Port of Manila
|Port of Manila|
The skyline of Manila as seen from the top of a ship docked at the Manila North Harbor
|Constructed||9th to 12th Century|
The Port of Manila (Filipino: Pantalan ng Maynila) is the largest seaport in the Philippines, and is the premier international shipping gateway to the country. It is located in the vicinity of Manila Bay.
The Port of Cagmat is also known as Manila International Cargo Terminal and is operated by International Container Terminal Services Inc. It is one of Asia's major seaports and one of the Philippines's most active ports.
The bay entrance is 19 kilometres (12 mi) wide and expands to a width of 48 kilometres (30 mi). Mariveles, in the province of Bataan, is an anchorage just inside the northern entrance, and Sangley Point is the former location of Cavite Naval Base.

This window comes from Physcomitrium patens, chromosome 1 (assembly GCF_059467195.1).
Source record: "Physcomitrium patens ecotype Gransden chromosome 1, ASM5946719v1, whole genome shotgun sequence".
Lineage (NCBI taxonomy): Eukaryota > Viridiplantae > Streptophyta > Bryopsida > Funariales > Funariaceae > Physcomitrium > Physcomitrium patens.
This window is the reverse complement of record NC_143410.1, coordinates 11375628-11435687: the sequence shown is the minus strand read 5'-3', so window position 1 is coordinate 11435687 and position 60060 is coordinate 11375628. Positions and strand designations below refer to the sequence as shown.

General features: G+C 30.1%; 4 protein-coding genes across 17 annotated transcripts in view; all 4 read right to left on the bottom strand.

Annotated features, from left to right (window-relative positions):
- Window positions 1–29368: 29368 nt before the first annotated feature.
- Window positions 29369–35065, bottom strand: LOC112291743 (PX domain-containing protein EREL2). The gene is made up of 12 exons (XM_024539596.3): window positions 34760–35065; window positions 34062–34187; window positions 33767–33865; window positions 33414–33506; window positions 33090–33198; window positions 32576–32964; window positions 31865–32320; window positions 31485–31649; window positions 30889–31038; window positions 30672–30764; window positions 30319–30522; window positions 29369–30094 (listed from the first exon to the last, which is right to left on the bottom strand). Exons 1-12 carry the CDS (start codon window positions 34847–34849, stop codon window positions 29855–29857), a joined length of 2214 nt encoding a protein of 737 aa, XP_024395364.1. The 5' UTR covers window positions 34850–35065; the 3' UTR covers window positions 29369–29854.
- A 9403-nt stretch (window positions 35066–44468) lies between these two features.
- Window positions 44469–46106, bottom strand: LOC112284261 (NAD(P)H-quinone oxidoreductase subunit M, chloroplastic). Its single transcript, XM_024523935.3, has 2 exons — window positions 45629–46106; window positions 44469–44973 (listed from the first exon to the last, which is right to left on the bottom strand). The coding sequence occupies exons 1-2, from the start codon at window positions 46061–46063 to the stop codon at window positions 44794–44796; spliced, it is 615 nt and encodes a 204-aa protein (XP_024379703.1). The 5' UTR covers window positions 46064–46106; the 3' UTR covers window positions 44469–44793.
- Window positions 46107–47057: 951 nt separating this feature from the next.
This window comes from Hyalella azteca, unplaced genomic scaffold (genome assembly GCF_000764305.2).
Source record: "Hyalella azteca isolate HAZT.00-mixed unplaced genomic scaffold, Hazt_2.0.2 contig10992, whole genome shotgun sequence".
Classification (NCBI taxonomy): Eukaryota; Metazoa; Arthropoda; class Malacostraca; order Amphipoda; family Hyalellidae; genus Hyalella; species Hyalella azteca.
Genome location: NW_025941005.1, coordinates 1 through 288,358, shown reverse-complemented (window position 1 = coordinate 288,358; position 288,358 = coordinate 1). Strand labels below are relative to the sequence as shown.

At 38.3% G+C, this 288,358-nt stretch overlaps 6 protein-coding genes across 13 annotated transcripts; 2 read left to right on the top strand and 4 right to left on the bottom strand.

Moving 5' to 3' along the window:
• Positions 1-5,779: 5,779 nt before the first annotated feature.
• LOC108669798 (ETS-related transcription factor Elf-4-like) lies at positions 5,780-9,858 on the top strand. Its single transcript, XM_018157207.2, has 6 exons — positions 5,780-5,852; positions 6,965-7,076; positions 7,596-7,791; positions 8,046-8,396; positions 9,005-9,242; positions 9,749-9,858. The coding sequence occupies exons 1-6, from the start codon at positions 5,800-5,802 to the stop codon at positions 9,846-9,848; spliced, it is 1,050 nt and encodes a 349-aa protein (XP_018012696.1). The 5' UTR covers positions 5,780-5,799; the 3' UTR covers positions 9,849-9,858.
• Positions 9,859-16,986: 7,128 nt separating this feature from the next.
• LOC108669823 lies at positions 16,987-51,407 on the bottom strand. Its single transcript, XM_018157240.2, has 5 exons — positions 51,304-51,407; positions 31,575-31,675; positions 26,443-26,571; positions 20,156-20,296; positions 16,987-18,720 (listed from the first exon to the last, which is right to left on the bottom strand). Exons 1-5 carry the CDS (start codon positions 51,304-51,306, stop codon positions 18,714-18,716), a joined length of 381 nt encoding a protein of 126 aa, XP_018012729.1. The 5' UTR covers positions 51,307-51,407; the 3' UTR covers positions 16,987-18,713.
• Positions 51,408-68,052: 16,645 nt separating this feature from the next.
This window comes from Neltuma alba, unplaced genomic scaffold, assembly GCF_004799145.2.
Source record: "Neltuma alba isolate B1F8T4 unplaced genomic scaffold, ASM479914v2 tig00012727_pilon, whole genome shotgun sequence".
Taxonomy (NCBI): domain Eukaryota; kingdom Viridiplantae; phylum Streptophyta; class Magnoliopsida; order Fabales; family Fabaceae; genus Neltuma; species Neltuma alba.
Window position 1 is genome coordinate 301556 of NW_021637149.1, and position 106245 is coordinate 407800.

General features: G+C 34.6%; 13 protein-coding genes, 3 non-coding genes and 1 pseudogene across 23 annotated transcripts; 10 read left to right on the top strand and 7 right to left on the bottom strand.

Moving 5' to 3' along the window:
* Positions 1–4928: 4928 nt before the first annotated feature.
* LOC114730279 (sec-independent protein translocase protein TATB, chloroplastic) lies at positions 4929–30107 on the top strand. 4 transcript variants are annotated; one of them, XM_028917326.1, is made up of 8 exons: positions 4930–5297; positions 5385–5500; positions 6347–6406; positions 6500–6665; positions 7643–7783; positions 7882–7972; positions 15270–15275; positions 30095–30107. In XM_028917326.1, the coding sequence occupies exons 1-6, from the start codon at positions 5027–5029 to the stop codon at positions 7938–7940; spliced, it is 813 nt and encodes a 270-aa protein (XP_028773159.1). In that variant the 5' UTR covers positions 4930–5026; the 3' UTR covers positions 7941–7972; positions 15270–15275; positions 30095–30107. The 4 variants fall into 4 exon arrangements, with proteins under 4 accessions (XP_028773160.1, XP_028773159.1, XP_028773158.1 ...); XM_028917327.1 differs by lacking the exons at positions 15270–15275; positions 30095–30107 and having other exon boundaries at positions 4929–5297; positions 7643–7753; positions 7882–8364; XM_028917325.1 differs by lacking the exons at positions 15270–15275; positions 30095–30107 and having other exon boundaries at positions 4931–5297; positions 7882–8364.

The port's main areas are known as Manila North (seaport code MNN), Manila South (MNS) and Manila (MNL).
In 2011, the port of Manila was listed 38th as the world's busiest port with container traffic(TEU) of 3,260,000.
Jeep terminals in Pier 15 come from Malanday & Malinta in Valenzuela, Monumento/MCU in Caloocan, Retiro/La Loma, Munoz, Project 2 & 3, 4, 6, 7, 8, Philcoa, PAGASA, Balara & Fairview in Quezon City, Libertad in Pasay, and Blumentritt, Dapitan, Punta (Sta. Ana) & Sta. Cruz in Manila.
The Port of Manila and the area dates back to Spanish and pre-Spanish rule of the Philippine Islands. It is recorded that Manila and the Philippines had trade relations with most neighboring countries at least as far back as the 9th to 12th centuries. Major trading partners included China and Japan, with ties to India through the areas that are now Malaysia and Indonesia. The Spanish-controlled Port of Manila handled trade primarily with China and other East Asian countries, with Mexico, with Arab countries, and directly with Spain from the 16th to mid-19th century CE when the port was opened to all trade ships.
The port was also the staging point for the Manila galleons, a state-monopoly shipping line running to Acapulco and back, which operated virtually continuously from the 16th to the early 19th century CE.